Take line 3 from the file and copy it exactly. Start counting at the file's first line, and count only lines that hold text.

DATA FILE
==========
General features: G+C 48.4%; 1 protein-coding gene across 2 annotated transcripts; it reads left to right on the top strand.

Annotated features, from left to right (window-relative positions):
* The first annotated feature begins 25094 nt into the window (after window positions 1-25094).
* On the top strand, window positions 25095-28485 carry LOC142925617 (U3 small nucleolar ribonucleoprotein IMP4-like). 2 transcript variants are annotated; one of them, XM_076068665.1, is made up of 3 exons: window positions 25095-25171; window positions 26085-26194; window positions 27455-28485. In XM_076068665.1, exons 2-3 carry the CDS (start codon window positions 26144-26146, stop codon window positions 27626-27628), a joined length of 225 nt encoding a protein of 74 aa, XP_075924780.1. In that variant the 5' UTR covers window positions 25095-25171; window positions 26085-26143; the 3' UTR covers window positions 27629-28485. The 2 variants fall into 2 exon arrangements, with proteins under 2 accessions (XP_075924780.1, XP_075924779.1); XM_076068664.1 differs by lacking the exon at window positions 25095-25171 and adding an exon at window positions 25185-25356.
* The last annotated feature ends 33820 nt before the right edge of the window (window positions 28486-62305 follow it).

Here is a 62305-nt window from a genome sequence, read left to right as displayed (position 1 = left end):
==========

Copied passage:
* The first annotated feature begins 25094 nt into the window (after window positions 1-25094).